On his way to a recent conference, David Lichtman, PA, stopped to talk with medical residents at a nearby medical center about their experiences performing bedside procedures. “How many times have you guys done something that you knew you weren’t fully trained for but you didn’t want to say anything?” asked Lichtman, a hospitalist and director of the Johns Hopkins Central Procedure Service in Baltimore, Md. “At least once?”
Everyone raised a hand.
When Lichtman asked how many of the residents had ever spoken up and admitted being uncomfortable about doing a procedure, however, only about 20% raised their hands.
It’s one thing to struggle with a procedure like drawing blood. But a less-than-confident or unskilled provider who attempts more invasive procedures, such as a central line insertion or thoracentesis, can do major harm. And observers say confidence and competence levels, particularly among internal medicine residents, are heading in the wrong direction.
Two years ago, in fact, three hospitalists penned an article in The Hospitalist lamenting the “sharp decline” of HM proficiency in bedside procedures.1 Co-author Joshua Lenchus, DO, RPh, FACP, SFHM, associate director of the University of Miami-Jackson Memorial Hospital Center for Patient Safety and medical director of the hospital’s Procedure Service, says the trend is continuing for several reasons.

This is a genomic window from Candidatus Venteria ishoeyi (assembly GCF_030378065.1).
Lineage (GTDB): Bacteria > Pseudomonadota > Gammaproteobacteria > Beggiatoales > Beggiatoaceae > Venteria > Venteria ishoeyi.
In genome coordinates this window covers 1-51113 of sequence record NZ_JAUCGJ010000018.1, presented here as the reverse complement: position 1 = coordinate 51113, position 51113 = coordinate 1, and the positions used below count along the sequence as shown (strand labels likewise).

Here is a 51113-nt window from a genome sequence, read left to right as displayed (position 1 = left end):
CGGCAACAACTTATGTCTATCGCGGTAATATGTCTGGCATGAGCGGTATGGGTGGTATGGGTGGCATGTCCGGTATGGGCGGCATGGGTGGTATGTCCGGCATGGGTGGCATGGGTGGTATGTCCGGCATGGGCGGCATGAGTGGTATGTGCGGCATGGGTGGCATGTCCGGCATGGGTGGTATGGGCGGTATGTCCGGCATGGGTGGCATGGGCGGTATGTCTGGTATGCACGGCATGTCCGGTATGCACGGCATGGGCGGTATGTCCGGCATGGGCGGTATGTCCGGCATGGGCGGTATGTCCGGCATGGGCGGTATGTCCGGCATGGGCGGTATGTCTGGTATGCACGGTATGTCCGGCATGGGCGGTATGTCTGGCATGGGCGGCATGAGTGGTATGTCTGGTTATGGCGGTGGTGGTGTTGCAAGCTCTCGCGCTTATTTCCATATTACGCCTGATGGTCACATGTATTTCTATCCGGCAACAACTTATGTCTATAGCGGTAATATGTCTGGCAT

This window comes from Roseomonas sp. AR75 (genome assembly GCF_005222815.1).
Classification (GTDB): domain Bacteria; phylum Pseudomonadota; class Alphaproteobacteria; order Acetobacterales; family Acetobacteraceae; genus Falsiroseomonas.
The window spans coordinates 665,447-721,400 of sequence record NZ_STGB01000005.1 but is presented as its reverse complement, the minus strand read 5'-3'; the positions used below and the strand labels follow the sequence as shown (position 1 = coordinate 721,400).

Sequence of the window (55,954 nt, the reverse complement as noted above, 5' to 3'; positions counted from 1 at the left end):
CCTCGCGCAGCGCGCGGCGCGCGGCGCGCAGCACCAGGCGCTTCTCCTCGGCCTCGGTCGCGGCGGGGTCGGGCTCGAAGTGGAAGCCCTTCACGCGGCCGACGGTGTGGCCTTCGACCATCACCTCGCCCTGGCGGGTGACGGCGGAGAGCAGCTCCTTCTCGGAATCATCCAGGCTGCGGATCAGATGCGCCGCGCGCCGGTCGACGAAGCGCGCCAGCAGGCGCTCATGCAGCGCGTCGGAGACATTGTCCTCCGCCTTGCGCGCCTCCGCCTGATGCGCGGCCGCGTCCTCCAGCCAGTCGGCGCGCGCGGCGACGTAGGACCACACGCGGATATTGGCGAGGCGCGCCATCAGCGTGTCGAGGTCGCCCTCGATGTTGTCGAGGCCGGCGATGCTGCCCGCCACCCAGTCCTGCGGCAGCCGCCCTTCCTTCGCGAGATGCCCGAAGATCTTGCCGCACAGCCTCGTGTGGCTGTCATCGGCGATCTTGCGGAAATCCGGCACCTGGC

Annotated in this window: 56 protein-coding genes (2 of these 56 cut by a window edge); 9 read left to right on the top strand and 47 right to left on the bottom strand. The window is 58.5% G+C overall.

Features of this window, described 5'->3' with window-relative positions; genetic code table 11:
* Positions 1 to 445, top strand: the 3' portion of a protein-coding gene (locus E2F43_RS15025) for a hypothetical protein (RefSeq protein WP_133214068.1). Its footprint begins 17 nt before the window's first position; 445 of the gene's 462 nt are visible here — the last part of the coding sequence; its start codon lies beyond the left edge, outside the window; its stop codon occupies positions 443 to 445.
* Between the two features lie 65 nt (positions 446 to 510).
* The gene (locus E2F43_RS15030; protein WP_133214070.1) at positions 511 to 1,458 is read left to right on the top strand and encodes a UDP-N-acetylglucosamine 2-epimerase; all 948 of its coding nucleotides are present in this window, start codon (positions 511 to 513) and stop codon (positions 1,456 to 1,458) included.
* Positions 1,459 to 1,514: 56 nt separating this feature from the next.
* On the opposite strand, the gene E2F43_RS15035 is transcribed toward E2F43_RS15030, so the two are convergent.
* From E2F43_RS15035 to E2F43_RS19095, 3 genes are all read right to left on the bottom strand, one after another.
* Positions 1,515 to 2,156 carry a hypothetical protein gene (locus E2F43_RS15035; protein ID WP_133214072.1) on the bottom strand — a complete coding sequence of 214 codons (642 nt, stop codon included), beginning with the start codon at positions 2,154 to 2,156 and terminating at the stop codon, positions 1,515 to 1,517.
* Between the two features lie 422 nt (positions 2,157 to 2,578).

“One is internal medicine’s willingness to surrender these bedside procedures to others,” Dr. Lenchus says, perhaps due to time constraints, a lack of confidence, or a perception that it’s not cost effective for HM providers to take on the role. Several medical organizations have loosened their competency standards, and the default in many cases has been for interventional radiologists to perform the procedures instead.
Another reason may be more practical: Perhaps there just isn’t a need for all hospitalists to perform them. Many new hospitalist positions advertised through employment agencies, Dr. Lenchus says, do not require competency in bedside procedures.
“The question is, did that happen first and then we reacted to it as hospitalists, or did we stop doing them and employment agencies then modified their process to reflect that?” he says.
For hospitalists, perhaps the bigger question is this: Is there a need to address the decline?
For Lichtman, Dr. Lenchus, and many other leaders, the answer is an emphatic yes—an opportunity to carve out a niche of skilled and patient-focused bedside care and to demonstrate real value to hospitals.
“I think it makes perfect sense from a financial and throughput and healthcare system perspective,” he says. The talent, knowledge, and experience of interventional radiologists, Dr. Lenchus says, is far better spent on procedures that cannot be conducted at a patient’s bedside.
It’s also a matter of professional pride for hospitalists like Michelle Mourad, MD, associate professor of clinical medicine and director of quality improvement and patient safety for the division of hospital medicine at the University of California San Francisco.